The Canterbury Story

Key Contact: Jonathan Arnold, Executive Director of the Social Justice Network, Diocese of Canterbury


The Diocese of Canterbury is a largely rural diocese, with some urban areas. It is also on the frontline of the refugee crisis.

The diocese is working in a range of areas to raise awareness of modern slavery and exploitation, and support refugees. It often works in partnership with The Clewer Initiative.

A number of initiatives are already underway, including the Stop the Traffik Canterbury and Whitstable Group which operates out of St Mary Bredin Church. The group organises monthly awareness-raising ‘stunts’ asking the simple question ‘can you see me?’ St Mary Bredin also serves as a safe space for trafficked women.

Awareness raising activities and training

The diocese is working to raise awareness of modern slavery amongst the public, and has organised a range of activities and training courses, including The Clewer Initiative’s Breaking County Lines training and Hidden Voices community mobilisation course. In its role as a megaphone for the diocese, Canterbury Cathedral lit up red for Anti-Slavery Day 2021 and in October 2023, hosted the National Online Church of England service to mark Anti-Slavery Day. It has also actively promoted the Safe Car Wash App and Farm Work Welfare App, helping to raise awareness of and respond to exploitation taking place in the car wash and farming sectors in the UK.

A Service for Anti-Slavery Day - led by The Bishop of Dover and hosted by Canterbury Cathedral

Commitment to supporting refugees

The diocese has a longstanding commitment to supporting the refugees who arrive on its shores, many of whom may be victims of, or vulnerable to, modern slavery and exploitation. The diocese has a refugee officer who works in Calais, as well as a safe house for vulnerable refugees.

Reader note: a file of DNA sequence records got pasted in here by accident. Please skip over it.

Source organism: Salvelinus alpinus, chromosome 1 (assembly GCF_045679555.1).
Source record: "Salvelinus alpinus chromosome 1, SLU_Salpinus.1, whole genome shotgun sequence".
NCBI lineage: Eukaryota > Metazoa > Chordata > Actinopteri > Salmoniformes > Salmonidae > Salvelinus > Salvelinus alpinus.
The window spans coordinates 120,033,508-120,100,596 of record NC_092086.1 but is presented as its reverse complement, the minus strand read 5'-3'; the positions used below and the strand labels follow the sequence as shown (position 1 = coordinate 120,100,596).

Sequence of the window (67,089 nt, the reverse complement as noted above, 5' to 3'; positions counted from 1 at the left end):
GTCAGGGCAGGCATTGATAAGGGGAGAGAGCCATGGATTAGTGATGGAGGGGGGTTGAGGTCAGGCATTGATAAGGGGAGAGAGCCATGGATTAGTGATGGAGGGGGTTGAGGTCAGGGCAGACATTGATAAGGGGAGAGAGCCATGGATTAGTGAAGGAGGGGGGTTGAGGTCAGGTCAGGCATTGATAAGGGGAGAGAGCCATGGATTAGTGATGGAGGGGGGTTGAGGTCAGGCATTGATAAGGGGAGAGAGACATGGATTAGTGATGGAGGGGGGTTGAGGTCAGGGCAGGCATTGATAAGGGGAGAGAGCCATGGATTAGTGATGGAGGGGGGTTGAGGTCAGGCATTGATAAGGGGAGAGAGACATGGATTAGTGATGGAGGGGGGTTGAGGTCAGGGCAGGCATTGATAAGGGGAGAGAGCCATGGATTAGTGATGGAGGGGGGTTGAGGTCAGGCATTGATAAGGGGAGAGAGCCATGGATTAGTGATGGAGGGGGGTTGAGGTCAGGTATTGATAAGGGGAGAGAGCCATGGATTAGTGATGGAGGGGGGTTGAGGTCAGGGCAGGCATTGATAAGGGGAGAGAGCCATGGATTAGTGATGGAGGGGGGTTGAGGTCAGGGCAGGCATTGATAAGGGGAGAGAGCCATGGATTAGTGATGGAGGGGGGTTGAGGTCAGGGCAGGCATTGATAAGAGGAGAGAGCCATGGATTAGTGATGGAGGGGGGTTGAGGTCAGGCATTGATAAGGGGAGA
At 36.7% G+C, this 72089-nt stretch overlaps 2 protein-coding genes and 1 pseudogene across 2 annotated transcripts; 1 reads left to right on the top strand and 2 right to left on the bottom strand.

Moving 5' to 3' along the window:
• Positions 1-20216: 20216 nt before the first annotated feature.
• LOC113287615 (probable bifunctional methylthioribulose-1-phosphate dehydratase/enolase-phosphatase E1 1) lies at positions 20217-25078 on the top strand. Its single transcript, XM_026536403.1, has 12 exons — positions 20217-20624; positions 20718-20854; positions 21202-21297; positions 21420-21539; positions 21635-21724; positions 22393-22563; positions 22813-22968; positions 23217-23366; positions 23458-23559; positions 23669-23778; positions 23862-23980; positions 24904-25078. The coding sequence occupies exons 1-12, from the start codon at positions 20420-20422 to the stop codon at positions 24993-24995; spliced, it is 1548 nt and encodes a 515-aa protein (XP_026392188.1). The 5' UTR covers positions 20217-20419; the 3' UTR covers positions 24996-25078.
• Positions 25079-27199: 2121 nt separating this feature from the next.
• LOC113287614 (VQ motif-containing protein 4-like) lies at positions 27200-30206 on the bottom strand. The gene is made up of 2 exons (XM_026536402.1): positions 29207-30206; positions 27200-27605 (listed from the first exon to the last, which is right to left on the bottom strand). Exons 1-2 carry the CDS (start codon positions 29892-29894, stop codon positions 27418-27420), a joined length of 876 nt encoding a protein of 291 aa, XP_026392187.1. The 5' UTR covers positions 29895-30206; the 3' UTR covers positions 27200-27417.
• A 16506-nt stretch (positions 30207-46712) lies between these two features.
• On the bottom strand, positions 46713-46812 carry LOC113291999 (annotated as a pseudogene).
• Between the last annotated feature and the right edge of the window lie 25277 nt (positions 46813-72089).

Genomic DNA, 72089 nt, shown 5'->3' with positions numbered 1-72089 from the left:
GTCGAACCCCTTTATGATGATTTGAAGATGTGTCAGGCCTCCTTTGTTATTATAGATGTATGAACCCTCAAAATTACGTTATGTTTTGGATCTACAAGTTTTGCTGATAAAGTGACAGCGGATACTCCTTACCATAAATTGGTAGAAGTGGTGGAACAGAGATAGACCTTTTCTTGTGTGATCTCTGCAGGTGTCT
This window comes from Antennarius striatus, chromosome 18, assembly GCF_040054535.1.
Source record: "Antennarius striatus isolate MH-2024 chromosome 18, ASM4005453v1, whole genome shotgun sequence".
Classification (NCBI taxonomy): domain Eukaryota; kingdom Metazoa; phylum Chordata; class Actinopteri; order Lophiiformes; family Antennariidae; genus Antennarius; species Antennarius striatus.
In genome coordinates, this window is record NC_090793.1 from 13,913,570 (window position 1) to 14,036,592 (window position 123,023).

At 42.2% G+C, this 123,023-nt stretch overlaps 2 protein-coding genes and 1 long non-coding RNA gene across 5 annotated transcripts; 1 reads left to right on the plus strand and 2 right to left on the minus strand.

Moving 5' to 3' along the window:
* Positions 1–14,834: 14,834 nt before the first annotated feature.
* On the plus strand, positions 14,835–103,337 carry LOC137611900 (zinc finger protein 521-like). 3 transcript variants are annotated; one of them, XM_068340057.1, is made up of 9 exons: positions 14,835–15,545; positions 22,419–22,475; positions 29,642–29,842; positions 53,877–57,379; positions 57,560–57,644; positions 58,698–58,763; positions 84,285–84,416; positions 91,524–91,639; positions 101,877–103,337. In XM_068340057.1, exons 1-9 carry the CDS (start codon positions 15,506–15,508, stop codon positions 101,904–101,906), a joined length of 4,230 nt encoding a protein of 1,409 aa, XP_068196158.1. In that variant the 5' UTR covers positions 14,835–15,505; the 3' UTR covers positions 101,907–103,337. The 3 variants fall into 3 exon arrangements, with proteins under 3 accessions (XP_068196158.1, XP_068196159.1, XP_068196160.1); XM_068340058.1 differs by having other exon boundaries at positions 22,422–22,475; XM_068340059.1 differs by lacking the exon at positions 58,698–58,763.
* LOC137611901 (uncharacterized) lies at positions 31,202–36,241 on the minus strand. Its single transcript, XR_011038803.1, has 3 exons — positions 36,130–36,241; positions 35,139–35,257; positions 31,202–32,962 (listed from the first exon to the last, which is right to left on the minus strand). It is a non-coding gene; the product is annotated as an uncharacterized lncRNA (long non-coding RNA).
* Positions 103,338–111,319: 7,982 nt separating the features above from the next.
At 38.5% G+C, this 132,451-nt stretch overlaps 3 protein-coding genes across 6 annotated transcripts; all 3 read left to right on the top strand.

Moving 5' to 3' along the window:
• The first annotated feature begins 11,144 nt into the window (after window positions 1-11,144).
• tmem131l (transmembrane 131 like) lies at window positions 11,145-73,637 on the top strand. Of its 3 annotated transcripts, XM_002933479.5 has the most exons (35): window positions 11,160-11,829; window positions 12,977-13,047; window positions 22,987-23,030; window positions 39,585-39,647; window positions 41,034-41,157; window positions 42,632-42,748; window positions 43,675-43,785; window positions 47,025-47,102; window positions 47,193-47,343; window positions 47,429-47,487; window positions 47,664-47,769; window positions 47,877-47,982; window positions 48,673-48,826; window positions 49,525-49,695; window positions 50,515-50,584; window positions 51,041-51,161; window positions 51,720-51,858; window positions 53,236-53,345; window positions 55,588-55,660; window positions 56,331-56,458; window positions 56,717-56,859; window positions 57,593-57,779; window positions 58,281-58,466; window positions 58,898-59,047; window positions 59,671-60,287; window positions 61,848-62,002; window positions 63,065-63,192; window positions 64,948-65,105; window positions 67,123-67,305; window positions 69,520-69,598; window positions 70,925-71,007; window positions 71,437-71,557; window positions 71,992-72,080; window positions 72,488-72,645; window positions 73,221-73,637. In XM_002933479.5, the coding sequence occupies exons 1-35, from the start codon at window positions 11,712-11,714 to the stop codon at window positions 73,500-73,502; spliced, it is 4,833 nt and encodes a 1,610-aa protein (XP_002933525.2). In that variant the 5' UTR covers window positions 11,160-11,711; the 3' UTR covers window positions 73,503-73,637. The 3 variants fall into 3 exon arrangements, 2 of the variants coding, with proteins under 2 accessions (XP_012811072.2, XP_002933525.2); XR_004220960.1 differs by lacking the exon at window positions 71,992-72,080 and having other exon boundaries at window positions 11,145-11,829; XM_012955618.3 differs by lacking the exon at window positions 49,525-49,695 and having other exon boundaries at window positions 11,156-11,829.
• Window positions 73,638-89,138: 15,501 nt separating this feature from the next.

In June 2023, to coincide with Refugee Week, the Diocese of Canterbury, Canterbury Cathedral, Kent Refugee Action Network (KRAN) and The Clewer Initiative organised a three day programme of events, entitled "A community of compassion." The programme included a hard-hitting exhibition, art workshops for 100 secondary school pupils, a panel discussion and Q&A and a marketplace of stalls, showcasing various modern slavery tools and resources.

Representatives from faith communities, charities, civic and community organisations, youth ambassadors, local community champions and school children gathered to explore the role communities can play in protecting vulnerable people from exploitation. Throughout the week, there were many opportunities to draw attention to the link between modern slavery and refugees. Because refugees are vulnerable, they can be at risk of being targeted by criminal gangs and drawn into modern slavery and exploitation. A similar programme is planned for Refugee Week 2024.

Domenica Pecoraro, Kent Refugees Programmes Manager, developed a number of tools for Refugee Week:

To find out more about the Diocese's work amongst the refugee community, visit or email Domenica Pecoraro

Highlights from Refugee Week at Canterbury Cathedral, June 2023

Modern slavery awareness amongst Ukrainian refugees in Canterbury

Domenica Pecoraro, the Kent Refugee Project Office and Church of England National Community Sponsorship Representative, shares the vision behind the training for Ukrainian refugees

Raising awareness amongst school children

The Marsh Family Singers share why they got involved with Refugee Week

Labour exploitation in rural areas

Over a number of years, the Diocese of Canterbury has worked with a range of organisations across the rural sector to deepen their knowledge of the risks and challenges associated with working in this context, particularly when it comes to labour exploitation. In recent years they have worked closely with The Clewer Initiative, holding conferences and other events to bring about increased awareness for modern slavery.

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